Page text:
Objectives: The purpose of this study was to determine the feasibility, safety and efficacy of elective and urgent deployment of the new intravascular rigid-flex (NIR) stent in patients with coronary artery disease.
Background: Stent implantation has been shown to be effective in the treatment of focal, new coronary stenoses and in restoring coronary flow after coronary dissection and abrupt vessel closure. However, currently available stents either lack flexibility, hindering navigation through tortuous arteries, or lack axial strength, resulting in suboptimal scaffolding of the vessel. The unique transforming multicellular design of the NIR stent appears to provide both longitudinal flexibility and radial strength.
Methods: NIR stent implantation was attempted in 255 patients (341 lesions) enrolled prospectively in a multicenter international registry from December 1995 through March 1996. Nine-, 16- and 32-mm long NIR stents were manually crimped onto coronary balloons and deployed in native coronary (94%) and saphenous vein graft (6%) lesions. Seventy-four percent of patients underwent elective stenting for primary or restenotic lesions, 21% for a suboptimal angioplasty result and 5% for threatened or abrupt vessel closure. Fifty-two percent of patients presented with unstable angina, 48% had a previous myocardial infarction, and 45% had multivessel disease. Coronary lesions were frequently complex, occurring in relatively small arteries (mean [+/-SD] reference diameter 2.8 +/- 0.6 mm). Patients were followed up for 6 months for the occurrence of major adverse cardiovascular events.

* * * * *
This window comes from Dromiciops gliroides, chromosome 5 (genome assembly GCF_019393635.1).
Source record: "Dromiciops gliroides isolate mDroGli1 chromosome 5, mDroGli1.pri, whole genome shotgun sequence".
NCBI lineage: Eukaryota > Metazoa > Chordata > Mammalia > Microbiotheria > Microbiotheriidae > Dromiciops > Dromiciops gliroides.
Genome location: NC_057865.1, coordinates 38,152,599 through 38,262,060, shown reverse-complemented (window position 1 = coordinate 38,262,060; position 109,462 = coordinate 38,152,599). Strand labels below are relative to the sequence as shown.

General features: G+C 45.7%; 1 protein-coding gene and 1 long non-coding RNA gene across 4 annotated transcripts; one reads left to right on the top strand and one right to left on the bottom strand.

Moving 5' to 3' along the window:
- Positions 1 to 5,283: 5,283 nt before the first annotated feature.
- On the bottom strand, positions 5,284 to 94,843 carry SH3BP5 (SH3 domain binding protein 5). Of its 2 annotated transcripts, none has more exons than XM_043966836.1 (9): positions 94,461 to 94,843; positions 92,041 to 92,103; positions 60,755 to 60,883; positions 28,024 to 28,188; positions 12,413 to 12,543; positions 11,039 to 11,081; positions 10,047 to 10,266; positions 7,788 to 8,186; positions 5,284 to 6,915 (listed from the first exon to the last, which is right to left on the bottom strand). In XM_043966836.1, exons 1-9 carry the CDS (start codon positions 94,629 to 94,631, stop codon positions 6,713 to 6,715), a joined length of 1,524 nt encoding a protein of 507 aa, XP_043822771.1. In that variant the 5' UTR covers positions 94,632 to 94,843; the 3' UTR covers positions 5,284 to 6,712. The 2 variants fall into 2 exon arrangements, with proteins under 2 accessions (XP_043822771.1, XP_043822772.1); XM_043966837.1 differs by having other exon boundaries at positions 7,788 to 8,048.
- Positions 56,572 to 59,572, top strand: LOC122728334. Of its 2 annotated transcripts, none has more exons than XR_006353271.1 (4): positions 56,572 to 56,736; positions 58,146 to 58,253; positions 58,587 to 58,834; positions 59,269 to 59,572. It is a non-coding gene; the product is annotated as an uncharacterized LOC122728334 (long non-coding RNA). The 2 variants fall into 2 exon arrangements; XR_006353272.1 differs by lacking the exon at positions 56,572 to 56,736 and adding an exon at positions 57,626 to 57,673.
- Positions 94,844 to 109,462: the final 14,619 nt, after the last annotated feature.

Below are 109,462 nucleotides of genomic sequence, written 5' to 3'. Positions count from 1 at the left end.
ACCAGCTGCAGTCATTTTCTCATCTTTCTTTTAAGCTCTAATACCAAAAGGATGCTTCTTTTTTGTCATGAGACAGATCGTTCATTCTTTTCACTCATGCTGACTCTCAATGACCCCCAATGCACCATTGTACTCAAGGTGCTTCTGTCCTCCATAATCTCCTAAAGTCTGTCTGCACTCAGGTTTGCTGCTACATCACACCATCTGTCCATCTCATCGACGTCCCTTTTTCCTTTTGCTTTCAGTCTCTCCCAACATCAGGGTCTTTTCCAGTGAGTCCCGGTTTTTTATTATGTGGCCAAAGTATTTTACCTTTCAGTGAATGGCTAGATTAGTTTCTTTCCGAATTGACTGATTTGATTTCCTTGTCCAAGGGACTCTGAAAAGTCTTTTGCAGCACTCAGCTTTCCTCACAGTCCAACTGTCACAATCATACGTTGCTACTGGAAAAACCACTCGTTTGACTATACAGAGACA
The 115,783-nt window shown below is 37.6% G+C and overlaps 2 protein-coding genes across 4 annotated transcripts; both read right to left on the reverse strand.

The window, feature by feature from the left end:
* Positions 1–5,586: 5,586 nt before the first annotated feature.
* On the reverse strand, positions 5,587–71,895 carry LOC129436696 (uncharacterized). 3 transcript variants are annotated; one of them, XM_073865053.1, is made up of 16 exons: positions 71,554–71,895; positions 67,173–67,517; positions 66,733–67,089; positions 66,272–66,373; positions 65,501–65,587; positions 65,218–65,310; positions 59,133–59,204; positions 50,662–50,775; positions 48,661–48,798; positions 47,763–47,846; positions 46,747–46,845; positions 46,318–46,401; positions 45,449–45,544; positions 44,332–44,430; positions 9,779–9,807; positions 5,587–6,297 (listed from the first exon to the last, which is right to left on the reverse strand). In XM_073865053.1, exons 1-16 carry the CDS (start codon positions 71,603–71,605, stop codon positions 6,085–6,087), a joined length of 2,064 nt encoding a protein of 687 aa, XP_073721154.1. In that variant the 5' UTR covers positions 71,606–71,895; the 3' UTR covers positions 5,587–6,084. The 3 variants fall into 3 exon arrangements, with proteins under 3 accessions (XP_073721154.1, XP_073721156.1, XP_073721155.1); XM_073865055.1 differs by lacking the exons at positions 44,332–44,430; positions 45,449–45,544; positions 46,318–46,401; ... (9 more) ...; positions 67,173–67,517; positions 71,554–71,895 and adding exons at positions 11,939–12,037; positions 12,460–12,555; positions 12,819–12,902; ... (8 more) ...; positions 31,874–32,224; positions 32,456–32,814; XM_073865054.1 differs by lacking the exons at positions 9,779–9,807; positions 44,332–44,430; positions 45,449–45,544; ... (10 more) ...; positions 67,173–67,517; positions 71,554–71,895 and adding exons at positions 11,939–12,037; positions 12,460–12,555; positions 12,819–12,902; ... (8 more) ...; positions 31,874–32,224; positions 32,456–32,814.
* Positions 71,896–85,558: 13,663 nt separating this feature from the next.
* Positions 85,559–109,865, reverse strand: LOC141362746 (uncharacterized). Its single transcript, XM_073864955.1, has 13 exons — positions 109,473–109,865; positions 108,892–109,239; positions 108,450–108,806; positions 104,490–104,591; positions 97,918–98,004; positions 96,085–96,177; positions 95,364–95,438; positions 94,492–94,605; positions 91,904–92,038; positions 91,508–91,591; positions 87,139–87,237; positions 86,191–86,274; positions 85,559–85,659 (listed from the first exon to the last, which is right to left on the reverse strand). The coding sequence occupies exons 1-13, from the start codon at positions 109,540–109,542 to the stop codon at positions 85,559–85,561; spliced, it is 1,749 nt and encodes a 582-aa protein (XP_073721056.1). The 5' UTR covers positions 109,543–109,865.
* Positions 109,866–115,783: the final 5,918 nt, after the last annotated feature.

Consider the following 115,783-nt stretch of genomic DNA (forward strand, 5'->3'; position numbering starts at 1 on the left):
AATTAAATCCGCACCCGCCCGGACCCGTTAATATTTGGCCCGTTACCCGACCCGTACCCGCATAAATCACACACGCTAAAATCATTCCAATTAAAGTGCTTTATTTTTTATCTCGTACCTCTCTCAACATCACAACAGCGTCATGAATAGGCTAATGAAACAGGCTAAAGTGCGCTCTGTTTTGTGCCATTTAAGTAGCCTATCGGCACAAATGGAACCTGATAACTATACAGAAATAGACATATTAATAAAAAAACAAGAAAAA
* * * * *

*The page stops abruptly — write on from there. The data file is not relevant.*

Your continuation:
Results: Stent deployment was accomplished in 98% of lesions. Mean minimal lumen diameter increased by 1.51 +/- 0.51 mm (from 1.09 +/- 0.43 mm before to 2.60 +/- 0.50 mm after the procedure). Mean percent diameter stenosis decreased from 61 +/- 13% before to 17 +/- 7% after intervention. A successful interventional procedure with < 50% diameter stenosis of all treatment site lesions and no major adverse cardiac events within 30 days occurred in 95% of patients. Event-free survival at 6 months was 82%. Ninety-four percent of surviving patients were either asymptomatic or had mild stable angina at 6 month follow-up.
Conclusions: Despite unfavorable clinical and angiographic characteristics of the majority of patients enrolled, the acute angiographic results and early clinical outcome after NIR stent deployment were very promising. A prospective, randomized trial comparing the NIR stent with other currently available stents appears warranted.